My new book “Midlife Solo” is now available.

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“Shelter,” a brand new opera

A beautiful, solitary Sunday. Well, not completely solitary, there was a great Zumba class in the Cabbagetown Youth Centre gym at 11, the last until the fall, great fun, especially when the leader, a very young local woman, called a friend to come help her lead one number – a boy of six, flailing joyfully with long skinny arms and legs, not one shred of self-consciousness. If only we stayed like that.

Back home for the solitude of the day – reading, watering, hanging a load of laundry outside, picking and cooking rhubarb, picking lettuce for dinner, reading. Now listening to Randy Bachman before I go out in a bit.

Last night, I had a moving encounter with a man I fell in love with in 1970, when I was 19 and he about 25. I’ve been privileged all my life to have loved talented, brilliant, inspiring gay men, though in the early days, I didn’t always know they were gay. I didn’t know Keith Turnbull was gay, and no one else did either.  I worked as his assistant while he directed a show at the Neptune Theatre, and I loved him desperately, a man of ceaseless energy and insight and humour with amazing taste, a gourmet cook who knew everything about everything – including flowers, for God’s sake, later he did all the flower arrangements for our mutual friends Annie and Jim’s wedding. I’ve seen him rarely since then – have heard from mutual friends about his theatre directing career, his time at Banff and then his move into directing modern opera. We met briefly in Montreal a few years ago and I gave him my book about my great-grandfather – found out last night that he actually read it, though he said 2/3 of the way through, it got to be a bit of a slog. “So many productions!” he said. “Here we go again!” But he read it all.

He has been afflicted with something like MS but without an official diagnosis – he gets around in a power wheelchair and has extremely limited mobility in his lower body, though his upper body, and his extraordinarily nimble and ferocious brain, are untouched. He utterly disregards his disability and continues to direct in Wales, Sweden, all over Canada.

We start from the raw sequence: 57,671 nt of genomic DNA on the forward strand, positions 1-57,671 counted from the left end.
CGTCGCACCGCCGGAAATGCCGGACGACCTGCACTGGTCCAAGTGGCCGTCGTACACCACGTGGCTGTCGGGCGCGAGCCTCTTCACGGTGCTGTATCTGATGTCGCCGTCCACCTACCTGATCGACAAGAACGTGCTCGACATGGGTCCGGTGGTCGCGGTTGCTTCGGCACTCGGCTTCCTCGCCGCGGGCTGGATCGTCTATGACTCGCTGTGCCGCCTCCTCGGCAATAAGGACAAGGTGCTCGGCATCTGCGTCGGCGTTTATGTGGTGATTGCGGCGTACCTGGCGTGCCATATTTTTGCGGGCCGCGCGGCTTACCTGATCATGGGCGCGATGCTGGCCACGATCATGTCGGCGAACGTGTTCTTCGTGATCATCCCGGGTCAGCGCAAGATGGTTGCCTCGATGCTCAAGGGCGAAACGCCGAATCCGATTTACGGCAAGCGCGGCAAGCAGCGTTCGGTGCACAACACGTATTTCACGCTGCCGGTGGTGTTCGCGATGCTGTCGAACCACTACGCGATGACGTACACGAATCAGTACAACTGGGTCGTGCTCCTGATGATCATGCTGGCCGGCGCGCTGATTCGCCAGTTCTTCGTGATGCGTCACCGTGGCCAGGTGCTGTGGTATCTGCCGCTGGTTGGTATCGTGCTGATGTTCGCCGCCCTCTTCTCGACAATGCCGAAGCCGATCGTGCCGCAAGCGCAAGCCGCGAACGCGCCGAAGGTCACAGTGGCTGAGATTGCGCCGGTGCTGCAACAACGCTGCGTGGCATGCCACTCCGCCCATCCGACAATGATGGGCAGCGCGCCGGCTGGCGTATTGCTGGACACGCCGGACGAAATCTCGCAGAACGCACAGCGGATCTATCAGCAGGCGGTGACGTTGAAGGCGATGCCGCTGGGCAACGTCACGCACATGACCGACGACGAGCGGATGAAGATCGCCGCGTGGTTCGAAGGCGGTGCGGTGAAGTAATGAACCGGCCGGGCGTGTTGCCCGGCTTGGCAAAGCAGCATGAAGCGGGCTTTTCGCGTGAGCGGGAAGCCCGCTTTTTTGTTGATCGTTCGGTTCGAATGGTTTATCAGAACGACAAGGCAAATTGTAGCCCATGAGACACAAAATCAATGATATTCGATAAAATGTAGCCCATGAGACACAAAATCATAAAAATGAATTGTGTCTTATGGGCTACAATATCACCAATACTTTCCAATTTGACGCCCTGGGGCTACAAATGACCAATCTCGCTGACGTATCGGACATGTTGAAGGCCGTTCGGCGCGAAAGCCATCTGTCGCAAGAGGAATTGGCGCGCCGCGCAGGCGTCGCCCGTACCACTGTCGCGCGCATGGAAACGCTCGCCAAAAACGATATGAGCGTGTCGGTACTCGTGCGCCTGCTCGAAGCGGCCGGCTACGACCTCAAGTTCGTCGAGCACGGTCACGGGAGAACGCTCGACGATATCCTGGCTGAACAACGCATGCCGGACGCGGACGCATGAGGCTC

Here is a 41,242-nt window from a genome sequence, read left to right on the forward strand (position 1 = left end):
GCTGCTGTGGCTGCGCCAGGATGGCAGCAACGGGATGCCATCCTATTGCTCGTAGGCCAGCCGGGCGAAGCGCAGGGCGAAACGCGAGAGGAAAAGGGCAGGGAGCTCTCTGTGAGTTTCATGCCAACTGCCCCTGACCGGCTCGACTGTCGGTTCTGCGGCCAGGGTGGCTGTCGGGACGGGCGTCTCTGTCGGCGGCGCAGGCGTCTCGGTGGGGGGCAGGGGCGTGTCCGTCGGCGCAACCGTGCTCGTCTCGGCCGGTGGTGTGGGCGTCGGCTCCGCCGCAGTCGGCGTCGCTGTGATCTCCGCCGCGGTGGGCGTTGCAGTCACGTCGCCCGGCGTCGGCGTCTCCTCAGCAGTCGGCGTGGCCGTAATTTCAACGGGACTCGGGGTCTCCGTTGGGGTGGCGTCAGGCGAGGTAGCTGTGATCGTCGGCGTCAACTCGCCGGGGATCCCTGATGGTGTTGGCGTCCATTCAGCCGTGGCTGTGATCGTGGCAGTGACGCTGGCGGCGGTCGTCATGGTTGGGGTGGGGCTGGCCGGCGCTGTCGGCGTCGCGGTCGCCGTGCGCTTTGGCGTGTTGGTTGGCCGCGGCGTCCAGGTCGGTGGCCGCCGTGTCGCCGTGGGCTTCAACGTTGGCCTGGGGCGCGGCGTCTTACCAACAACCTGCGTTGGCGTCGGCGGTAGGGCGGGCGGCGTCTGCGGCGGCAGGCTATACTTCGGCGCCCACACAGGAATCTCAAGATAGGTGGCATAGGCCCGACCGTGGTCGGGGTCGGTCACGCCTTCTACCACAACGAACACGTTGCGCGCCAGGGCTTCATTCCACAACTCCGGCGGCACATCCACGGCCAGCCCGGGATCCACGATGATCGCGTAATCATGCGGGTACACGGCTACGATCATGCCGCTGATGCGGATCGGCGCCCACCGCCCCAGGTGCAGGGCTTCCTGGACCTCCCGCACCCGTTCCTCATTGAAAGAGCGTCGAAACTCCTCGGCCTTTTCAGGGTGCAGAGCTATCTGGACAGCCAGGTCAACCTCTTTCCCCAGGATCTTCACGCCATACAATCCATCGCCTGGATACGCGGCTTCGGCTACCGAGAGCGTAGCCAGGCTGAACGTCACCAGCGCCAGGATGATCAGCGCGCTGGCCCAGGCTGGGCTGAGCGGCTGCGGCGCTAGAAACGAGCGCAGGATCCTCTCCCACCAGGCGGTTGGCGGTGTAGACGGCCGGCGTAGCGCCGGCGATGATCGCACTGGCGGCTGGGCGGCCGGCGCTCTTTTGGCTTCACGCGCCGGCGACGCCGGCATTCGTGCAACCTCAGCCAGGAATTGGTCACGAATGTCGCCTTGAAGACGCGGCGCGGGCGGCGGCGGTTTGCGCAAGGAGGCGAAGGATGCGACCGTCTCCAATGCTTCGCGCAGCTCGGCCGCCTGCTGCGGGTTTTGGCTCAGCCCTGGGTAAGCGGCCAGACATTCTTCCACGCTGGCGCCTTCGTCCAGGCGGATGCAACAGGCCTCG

Last night, Annie, Jim and I went to see “Shelter,” a new opera by two women, produced by Tapestry, a company that specializes in modern opera. Not an easy piece, but a stunning production with glorious singers and lighting, fantastic sets and costumes by another great friend Sue LePage – and direction by Keith. We had a great reunion with him as he hovered over his production and then went out afterwards to a nearby restaurant he has sussed out – wheelchair accessible with very good food and an outdoor patio so he can smoke.

And there he was, the man I loved in 1970 – hilarious, knowledgeable, generous, thoughtful, fierce, wise – impossible as only a great artist can be. He told us about his tie collection – thousands of vintage ties. I KNEW he was a kindred spirit. Wondrous.



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About Beth

I began keeping a journal at the age of nine. Nearly fifty years later, I started this online journal, sharing reflections, reviews, updates, and the occasional secret.

Some Blogs I Follow

Chris Walks
This blog evolves. It once was about travels. Now it’s a reason to be at the keyboard that I value.

Theresa Kishkan
Theresa Kishkan is a writer living on the Sechelt Peninsula on the west coast of Canada.

I walk on. With my feet, and in my mind as well.

Carrie Snyder
Wherever you’ve come from, wherever you’re going, consider this space a place for reflection and pause.


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A new book by Beth Kaplan, published by Mosaic Press – “Midlife Solo”

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